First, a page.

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Sunday, June 26, 2011

Opening Statistics

       In his book Modern Chess Analysis which is about using chess engines in correspondence play, the late CCGM Robin Smith discusses how to use engines in opening analysis. 
       In his discussion on game database statistics, he advises caution because 1-the number of games may be too small to have any statistical meaning 2-the stats don’t take into accounts later improvements 3-they don’t take into account the playing styles of the players.  For example, playing Black against the King’s Gambit Accepted I would find stats meaningless because I never accept the gambit and try to avoid tactical melees. 4-the strength of the players is often omitted and 5-you must take into account the number of draws.  A 50% score in a line where White wins half of the games and loses half is not the same thing as a line where all of the games were drawn!  As he points out in a must win situation, the first scenario would be the way to go but if one is playing in a section to earn a master norm, the second scenario with a lot of draws may be the best course.
       For stats to be meaningful he recommends having several hundreds of games available.  Also, it is important to select openings that fit one’s preferred style of play.  It’s also important to do your research to make sure that no recent developments have refuted your selected line of play.  White may have won 75% of the games in the db but a latrer improvement may have completely reversed the situation.  He advises that if there is not a sufficient number of games in the db then it is absolutely essential to play over the games to make sure the results weren’t influenced by mistakes later in the game.
       In a recent CC game I faced a situation (I had Black in a King’s Gambit Declined) where we quickly reached a position with only three games in my database. The results were +1 -1 =1 and I had a choice of two different moves, both of which looked OK, but one line (where Black scored +1 -0 =1) lead to a position that was materially imbalanced and the engine was showing a small advantage to Black.  Because I am always skeptical of engine evaluations in this type of situation the question was, is that true?
      Analysis lead to a position where White was a P up and Black was threatening to regain it immediately by capturing the a-Pawn.  The engines wanted to play either 13.Be2 or 13.Bg5 with a tiny edge for White.  But I had to ask what if White played 13.a3 which the engine says is evaluated at 0.00. The critical line came after 13…Bf5 forcing White to play 14.Kf2 to get out of the pin.  This is the position in question:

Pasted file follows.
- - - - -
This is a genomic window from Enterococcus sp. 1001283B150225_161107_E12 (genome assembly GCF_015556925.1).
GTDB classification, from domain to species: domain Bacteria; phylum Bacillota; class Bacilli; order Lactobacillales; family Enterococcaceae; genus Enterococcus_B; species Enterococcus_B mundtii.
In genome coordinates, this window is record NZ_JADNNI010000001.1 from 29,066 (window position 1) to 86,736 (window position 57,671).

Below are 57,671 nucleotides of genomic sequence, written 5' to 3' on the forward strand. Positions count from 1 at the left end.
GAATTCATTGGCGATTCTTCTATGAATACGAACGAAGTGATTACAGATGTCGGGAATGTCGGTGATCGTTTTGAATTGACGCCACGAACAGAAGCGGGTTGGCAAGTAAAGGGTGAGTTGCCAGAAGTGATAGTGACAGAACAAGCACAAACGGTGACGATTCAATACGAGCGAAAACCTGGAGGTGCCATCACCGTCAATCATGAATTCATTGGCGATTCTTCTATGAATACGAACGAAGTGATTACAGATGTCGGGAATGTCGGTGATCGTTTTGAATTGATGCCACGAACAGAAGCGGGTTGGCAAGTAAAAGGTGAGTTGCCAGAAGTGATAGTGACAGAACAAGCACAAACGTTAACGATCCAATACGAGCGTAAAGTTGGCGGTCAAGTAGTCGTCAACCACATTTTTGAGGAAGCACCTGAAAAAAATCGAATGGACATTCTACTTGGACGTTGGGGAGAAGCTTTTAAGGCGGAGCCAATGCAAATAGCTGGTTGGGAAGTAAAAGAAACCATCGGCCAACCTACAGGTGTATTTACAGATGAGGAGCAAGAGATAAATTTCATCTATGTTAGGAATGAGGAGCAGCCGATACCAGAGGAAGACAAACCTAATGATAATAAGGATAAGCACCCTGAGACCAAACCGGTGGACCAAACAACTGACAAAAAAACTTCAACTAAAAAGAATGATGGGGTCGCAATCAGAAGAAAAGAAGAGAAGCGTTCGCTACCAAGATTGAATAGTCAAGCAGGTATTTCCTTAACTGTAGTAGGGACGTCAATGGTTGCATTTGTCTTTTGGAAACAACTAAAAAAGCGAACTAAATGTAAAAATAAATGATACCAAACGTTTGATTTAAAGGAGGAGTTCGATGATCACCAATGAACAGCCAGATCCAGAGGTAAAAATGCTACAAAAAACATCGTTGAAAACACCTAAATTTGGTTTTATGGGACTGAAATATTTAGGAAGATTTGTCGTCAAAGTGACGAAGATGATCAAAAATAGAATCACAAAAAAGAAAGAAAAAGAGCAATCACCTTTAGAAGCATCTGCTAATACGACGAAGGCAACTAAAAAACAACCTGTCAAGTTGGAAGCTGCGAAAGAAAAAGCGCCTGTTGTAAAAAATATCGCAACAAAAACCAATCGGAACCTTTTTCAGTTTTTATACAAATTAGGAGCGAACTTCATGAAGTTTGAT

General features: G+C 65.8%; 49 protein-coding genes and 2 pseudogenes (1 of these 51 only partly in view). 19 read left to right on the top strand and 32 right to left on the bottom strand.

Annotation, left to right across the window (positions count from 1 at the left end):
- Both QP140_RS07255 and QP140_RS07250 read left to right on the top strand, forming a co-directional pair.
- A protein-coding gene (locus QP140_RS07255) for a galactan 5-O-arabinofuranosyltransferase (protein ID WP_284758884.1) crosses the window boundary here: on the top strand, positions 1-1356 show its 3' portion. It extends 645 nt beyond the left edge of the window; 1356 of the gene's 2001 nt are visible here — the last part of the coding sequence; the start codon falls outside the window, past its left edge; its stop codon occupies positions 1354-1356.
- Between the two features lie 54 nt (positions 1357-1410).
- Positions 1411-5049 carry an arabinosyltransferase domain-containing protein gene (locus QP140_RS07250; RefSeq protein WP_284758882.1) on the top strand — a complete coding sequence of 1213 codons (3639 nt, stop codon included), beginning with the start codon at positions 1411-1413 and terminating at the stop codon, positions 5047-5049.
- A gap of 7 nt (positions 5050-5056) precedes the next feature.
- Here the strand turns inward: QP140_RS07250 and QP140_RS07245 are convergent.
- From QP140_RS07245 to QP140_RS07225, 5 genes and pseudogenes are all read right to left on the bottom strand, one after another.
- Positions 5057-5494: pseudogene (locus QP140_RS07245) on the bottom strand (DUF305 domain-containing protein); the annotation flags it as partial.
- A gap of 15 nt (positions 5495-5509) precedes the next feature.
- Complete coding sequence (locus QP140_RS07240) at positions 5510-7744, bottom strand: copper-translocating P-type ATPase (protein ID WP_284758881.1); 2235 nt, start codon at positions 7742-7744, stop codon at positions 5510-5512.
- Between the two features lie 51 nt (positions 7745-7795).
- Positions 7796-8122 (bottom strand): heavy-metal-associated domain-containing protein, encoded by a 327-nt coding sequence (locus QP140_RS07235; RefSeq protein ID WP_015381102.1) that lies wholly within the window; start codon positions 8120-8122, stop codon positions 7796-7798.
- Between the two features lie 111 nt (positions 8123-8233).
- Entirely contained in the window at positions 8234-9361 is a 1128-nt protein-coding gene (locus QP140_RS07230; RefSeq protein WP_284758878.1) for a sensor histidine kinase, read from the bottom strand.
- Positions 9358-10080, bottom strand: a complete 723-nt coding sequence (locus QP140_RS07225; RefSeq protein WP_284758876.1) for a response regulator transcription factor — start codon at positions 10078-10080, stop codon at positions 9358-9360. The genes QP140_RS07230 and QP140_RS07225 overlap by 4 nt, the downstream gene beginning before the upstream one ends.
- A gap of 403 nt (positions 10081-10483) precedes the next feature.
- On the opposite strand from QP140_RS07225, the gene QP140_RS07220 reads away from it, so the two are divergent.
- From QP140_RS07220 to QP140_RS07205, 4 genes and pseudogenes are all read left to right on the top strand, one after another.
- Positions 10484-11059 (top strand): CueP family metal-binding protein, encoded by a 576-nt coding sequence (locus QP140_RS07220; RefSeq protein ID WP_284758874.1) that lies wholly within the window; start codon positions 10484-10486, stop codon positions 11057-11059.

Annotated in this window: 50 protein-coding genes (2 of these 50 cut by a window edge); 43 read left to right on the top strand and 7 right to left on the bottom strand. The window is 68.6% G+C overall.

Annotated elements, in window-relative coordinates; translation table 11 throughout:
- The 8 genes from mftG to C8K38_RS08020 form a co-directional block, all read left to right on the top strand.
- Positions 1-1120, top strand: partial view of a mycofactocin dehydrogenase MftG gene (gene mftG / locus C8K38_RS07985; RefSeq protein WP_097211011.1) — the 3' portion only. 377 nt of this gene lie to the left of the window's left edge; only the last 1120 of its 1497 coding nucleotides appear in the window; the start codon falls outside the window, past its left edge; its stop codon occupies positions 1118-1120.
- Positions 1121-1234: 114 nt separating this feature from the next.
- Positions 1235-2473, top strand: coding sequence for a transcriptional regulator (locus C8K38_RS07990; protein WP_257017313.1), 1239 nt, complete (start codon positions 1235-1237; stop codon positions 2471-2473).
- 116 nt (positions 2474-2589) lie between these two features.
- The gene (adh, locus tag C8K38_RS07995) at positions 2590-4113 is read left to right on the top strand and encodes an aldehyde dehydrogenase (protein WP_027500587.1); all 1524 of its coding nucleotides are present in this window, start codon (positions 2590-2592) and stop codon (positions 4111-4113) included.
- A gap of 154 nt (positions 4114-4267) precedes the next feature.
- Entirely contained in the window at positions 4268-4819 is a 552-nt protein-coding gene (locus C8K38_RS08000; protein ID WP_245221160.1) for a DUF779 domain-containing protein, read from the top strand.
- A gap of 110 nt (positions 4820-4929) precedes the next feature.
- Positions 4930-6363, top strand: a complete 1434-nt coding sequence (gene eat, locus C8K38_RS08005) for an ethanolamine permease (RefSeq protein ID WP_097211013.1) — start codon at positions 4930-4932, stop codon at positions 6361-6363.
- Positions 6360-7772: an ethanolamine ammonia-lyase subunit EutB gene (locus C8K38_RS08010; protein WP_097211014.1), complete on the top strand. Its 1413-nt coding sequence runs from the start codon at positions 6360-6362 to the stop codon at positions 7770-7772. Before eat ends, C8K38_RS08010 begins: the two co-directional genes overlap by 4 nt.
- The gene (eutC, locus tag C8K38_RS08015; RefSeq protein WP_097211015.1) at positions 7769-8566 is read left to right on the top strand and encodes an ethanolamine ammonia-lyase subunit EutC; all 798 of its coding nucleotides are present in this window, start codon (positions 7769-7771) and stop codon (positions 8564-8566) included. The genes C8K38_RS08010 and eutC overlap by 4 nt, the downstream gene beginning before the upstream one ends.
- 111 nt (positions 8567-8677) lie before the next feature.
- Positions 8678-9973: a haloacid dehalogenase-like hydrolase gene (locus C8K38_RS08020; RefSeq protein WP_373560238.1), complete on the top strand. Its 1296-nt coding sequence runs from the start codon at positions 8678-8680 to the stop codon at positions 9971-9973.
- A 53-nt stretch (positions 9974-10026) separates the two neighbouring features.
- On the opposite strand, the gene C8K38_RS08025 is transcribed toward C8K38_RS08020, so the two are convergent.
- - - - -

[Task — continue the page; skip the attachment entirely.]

White can’t castle and Black is better developed but is it worth a P?  Houdini suggests that after both14…Bg6 and 14…Nxe4+ the position’s evaluation is near 0.00. After 14…Nxe4+ 15.dxe4 Bxe4 16.Qd2 we reach this position:

      The position is evaluated as equal, but is it?  I thought White’s K looks safe and didn’t see any way for Black to work up a successful attack. I ran a couple of Shoot Outs from this position and the results were in White’s favor.  In the most interesting game White ended up with 2R’s + B vs. a Q + 3P’s with the engine showing a 2P advantage for White (there’s that material imbalance again) and White did indeed win. I concluded that it was best to avoid all these murky lines and chose the one move where Black lost.  It was a solid developing move and a quick examination of the game showed Black lost, not because of the opening, but because of mistakes later on.
       Databases frequently give statistical analysis of opening moves but they are not always accurate and you must take into account a number of factors.  And as I’ve suggested in the past, playing CC these days in tournaments where engines are allowed (or even not allowed but used anyway by highly rated players on most sites) still requires you to do your homework.

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